And yet…within this string of information were the same algorithms that had spat out a prophecy from its infinite geometry. Within these glyphs were the million points of connection that wrote out the language of magic…

“Should we be looking at this?” I said.

“I’ve installed some security, I’m not stupid. I’m just trying to trace—”

“What are you doing?”

We looked up, our faces stricken with guilt, and Candle punched the thaumascope off. Fogwillow was standing at the foot of the steps leading up to the gazebo.

“Nothing,” we said in unison.

Fogwillow narrowed her eyes. She walked up the steps and picked the thaumascope up, turning it over in her hands. She gave it a long, troubled look, then handed it out to Candle. “Put your toys away. It’s time to go.”

And then we were alone again.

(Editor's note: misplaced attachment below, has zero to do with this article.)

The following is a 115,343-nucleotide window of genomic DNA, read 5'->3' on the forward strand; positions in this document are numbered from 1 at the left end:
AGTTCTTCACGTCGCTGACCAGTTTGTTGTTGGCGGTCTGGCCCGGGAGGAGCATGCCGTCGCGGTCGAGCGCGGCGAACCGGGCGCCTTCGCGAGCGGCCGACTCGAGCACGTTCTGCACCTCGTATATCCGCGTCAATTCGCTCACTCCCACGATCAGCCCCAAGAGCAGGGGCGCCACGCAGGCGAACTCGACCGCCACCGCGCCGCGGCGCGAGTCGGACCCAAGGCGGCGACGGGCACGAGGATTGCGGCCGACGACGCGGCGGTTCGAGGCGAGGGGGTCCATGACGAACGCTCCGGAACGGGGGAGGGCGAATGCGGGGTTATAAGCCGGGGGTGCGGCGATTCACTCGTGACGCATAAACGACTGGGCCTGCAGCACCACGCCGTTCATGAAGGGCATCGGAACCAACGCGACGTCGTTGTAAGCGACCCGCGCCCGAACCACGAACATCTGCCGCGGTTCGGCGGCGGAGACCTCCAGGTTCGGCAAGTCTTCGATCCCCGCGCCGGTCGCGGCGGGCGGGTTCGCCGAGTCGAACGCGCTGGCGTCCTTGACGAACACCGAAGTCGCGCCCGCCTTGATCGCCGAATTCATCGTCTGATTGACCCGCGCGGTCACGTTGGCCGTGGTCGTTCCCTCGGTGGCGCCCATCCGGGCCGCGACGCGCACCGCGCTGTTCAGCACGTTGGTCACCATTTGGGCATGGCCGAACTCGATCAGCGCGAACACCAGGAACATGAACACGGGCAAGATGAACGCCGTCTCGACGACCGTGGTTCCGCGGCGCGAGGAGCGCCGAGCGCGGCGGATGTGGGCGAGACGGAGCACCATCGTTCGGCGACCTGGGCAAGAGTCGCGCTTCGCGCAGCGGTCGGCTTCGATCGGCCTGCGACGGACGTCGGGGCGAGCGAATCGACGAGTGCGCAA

“I’ve never gotten the sense that she likes me very much,” Candle grumbled as she packed away the last of her things.

“Who, Fogwillow?” Candle nodded, and I poked her bag of Crystic tech. “Why? Because of stuff like this? Don’t be silly, she likes you.”

“She likes you, Nova. I’m just part of the deal.”

“You’ve known her for most of your life.”

“Have I? Is it really even possible to know someone like Fogwillow?”

“Um…”

Candle gave me a strange look, then realization dawned on her. She swung her bag over her shoulder and stood. “No, no. It’s fine. You two keep having your private little bonding meetings in the woods. I’ll just keep watching over camp. Security, you know?”

I stood as she stalked from the gazebo. “Hey,” I called.

She looked over her shoulder “What?”

“You’re right. You are part of the deal.”

Candle’s smile was disapproving, but a smile nonetheless.

I took one last glace around the ruins as we gathered to set out. Stone pillars, brick houses, crumbled towers. Under the cover of heavy snow, it was almost difficult to tell they were even broken. Huge white drifts capped the tops of lantern poles, lined the arches and eaves, smoothing out jagged edges and turning everything seamless and quiet. The snow almost seemed to make the ruins whole again. Perched on what seemed to be an old stone fencepost, a cardinal was singing, cherry red against the white.

“Ready?” Fogwillow said. Candle and I nodded. “Then we’re off.”